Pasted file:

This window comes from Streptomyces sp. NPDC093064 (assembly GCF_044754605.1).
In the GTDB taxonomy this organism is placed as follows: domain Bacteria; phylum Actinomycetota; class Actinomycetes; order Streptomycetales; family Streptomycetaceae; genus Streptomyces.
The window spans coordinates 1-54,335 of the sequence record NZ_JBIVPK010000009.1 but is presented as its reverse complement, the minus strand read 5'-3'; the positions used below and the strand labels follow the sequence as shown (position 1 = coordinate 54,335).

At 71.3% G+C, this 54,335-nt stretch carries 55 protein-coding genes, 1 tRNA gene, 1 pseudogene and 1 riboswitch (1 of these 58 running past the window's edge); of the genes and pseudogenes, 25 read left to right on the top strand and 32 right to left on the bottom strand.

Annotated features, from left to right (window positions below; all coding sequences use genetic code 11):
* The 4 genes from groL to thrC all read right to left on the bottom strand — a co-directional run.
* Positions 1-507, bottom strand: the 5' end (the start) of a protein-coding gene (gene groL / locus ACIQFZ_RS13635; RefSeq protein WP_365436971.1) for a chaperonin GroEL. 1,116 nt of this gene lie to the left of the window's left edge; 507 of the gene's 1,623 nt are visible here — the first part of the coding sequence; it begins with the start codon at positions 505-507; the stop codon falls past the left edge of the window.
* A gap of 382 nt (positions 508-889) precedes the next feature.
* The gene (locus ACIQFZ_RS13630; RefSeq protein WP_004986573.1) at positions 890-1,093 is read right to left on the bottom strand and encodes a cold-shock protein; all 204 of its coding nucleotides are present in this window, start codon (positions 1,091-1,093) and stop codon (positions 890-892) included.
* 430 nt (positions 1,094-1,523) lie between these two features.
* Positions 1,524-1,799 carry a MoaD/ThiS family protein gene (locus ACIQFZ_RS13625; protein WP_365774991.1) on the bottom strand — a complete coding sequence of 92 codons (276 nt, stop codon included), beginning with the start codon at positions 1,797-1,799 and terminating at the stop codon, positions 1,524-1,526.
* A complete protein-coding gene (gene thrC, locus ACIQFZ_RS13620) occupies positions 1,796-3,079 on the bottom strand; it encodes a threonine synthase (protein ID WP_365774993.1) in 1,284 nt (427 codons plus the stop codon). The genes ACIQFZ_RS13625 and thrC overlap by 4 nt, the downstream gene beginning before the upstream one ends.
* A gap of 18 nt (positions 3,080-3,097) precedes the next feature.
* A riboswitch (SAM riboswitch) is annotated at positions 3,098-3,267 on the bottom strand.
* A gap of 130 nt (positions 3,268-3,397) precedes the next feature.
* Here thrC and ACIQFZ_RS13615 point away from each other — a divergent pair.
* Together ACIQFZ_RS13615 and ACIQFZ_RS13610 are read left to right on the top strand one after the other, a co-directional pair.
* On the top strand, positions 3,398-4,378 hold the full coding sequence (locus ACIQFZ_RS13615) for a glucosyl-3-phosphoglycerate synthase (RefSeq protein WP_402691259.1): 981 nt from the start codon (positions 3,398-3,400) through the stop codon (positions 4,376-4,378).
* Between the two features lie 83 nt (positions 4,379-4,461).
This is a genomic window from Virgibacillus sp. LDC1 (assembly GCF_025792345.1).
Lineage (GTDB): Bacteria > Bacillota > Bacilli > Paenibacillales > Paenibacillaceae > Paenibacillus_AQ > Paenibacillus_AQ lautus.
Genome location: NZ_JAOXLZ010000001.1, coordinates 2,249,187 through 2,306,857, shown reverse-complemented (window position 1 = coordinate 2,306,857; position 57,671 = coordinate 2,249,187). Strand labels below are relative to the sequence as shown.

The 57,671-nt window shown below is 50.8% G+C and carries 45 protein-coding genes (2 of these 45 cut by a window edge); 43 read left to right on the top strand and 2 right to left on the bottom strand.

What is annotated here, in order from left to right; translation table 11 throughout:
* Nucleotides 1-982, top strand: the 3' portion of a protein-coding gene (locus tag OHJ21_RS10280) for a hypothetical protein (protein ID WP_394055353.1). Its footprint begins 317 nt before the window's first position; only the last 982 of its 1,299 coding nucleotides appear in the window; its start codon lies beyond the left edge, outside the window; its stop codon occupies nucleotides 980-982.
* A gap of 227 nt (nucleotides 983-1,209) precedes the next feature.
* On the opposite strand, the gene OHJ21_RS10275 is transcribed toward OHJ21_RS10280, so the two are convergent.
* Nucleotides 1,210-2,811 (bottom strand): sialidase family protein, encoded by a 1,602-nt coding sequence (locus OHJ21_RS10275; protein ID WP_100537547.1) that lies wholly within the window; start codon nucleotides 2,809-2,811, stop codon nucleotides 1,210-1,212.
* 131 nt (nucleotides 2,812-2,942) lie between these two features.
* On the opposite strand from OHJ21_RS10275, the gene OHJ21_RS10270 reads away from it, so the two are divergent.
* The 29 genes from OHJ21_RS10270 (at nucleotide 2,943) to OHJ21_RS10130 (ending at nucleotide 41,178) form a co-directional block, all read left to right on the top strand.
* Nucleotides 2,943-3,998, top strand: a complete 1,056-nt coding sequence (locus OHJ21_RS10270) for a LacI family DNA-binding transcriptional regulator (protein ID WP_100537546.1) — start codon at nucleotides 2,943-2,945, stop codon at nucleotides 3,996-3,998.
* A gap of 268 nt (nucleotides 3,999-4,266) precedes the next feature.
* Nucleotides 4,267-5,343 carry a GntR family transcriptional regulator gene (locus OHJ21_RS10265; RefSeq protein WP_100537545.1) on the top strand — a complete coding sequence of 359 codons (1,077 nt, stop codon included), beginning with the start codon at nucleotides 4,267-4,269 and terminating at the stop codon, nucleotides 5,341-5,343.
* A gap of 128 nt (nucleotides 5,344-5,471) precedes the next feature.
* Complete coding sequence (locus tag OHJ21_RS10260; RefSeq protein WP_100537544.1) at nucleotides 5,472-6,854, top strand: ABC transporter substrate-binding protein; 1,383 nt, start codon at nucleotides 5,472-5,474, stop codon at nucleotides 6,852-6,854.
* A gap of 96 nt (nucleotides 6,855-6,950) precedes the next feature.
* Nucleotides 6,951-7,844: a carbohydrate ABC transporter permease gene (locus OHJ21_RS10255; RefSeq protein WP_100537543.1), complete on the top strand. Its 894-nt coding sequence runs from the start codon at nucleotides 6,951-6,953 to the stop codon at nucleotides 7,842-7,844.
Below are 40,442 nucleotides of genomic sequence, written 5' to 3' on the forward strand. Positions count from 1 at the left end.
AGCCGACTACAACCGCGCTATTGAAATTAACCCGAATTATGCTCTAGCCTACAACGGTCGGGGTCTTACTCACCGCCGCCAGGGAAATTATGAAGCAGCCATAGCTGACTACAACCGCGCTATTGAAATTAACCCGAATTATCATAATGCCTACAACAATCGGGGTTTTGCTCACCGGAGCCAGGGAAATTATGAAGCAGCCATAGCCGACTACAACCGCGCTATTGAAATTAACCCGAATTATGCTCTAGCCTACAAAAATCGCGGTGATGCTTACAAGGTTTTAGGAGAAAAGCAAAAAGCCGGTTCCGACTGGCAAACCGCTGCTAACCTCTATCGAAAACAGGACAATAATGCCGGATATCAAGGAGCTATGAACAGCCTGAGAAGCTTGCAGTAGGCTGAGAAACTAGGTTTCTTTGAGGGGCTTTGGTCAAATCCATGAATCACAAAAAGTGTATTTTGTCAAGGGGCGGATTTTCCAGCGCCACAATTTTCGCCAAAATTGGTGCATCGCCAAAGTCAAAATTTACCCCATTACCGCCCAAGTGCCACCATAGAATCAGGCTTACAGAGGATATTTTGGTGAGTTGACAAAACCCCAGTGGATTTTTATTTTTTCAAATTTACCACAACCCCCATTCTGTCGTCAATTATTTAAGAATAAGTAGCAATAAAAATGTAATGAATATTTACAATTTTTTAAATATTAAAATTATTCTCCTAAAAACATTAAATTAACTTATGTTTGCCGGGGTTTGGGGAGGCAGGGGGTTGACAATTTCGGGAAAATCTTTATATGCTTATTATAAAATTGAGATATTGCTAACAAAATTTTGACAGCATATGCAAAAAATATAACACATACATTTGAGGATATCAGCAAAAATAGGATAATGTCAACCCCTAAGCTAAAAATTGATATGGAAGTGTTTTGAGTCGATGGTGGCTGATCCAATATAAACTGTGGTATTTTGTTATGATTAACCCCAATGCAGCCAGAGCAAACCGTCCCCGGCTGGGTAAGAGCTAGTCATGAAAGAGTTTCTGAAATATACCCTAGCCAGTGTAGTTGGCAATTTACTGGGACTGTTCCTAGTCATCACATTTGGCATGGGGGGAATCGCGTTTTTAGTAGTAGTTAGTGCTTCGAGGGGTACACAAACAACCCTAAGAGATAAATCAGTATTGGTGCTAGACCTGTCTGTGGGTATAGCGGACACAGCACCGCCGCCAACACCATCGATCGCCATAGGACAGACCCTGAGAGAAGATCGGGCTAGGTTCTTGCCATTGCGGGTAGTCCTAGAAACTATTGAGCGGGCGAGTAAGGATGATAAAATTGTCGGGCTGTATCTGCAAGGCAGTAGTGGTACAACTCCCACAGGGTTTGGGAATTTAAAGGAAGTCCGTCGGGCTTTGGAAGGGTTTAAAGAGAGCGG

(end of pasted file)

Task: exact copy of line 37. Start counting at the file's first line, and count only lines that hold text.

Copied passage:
* A gap of 96 nt (nucleotides 6,855-6,950) precedes the next feature.